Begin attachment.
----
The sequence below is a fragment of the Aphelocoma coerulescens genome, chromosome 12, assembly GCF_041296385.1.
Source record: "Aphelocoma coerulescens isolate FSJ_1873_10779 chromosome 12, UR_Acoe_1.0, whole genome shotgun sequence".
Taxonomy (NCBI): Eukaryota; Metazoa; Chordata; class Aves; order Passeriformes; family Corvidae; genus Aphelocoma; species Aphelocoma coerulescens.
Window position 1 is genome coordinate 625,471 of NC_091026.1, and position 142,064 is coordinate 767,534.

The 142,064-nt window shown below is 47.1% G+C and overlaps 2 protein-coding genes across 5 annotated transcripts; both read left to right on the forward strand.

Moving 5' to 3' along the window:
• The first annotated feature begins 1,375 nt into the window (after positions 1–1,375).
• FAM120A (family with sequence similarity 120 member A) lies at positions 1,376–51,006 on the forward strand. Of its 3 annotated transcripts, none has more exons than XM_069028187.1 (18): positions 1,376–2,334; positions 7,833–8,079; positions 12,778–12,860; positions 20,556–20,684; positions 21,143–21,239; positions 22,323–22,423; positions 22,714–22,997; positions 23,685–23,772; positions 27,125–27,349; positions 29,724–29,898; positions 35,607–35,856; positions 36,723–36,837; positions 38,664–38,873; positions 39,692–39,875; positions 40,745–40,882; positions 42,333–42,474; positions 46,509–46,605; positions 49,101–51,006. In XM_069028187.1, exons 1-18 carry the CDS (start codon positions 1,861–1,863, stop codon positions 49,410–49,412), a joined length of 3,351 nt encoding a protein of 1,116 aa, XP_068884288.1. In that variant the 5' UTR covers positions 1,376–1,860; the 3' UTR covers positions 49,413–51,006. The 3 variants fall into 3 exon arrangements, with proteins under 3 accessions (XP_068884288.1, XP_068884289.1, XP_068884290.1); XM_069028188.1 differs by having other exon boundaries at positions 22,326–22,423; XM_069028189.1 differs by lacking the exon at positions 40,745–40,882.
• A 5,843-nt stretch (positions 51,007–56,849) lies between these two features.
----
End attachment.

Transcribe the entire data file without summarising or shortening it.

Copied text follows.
The sequence below is a fragment of the Aphelocoma coerulescens genome, chromosome 12, assembly GCF_041296385.1.
Source record: "Aphelocoma coerulescens isolate FSJ_1873_10779 chromosome 12, UR_Acoe_1.0, whole genome shotgun sequence".
Taxonomy (NCBI): Eukaryota; Metazoa; Chordata; class Aves; order Passeriformes; family Corvidae; genus Aphelocoma; species Aphelocoma coerulescens.
Window position 1 is genome coordinate 625,471 of NC_091026.1, and position 142,064 is coordinate 767,534.

The 142,064-nt window shown below is 47.1% G+C and overlaps 2 protein-coding genes across 5 annotated transcripts; both read left to right on the forward strand.

Moving 5' to 3' along the window:
• The first annotated feature begins 1,375 nt into the window (after positions 1–1,375).
• FAM120A (family with sequence similarity 120 member A) lies at positions 1,376–51,006 on the forward strand. Of its 3 annotated transcripts, none has more exons than XM_069028187.1 (18): positions 1,376–2,334; positions 7,833–8,079; positions 12,778–12,860; positions 20,556–20,684; positions 21,143–21,239; positions 22,323–22,423; positions 22,714–22,997; positions 23,685–23,772; positions 27,125–27,349; positions 29,724–29,898; positions 35,607–35,856; positions 36,723–36,837; positions 38,664–38,873; positions 39,692–39,875; positions 40,745–40,882; positions 42,333–42,474; positions 46,509–46,605; positions 49,101–51,006. In XM_069028187.1, exons 1-18 carry the CDS (start codon positions 1,861–1,863, stop codon positions 49,410–49,412), a joined length of 3,351 nt encoding a protein of 1,116 aa, XP_068884288.1. In that variant the 5' UTR covers positions 1,376–1,860; the 3' UTR covers positions 49,413–51,006. The 3 variants fall into 3 exon arrangements, with proteins under 3 accessions (XP_068884288.1, XP_068884289.1, XP_068884290.1); XM_069028188.1 differs by having other exon boundaries at positions 22,326–22,423; XM_069028189.1 differs by lacking the exon at positions 40,745–40,882.
• A 5,843-nt stretch (positions 51,007–56,849) lies between these two features.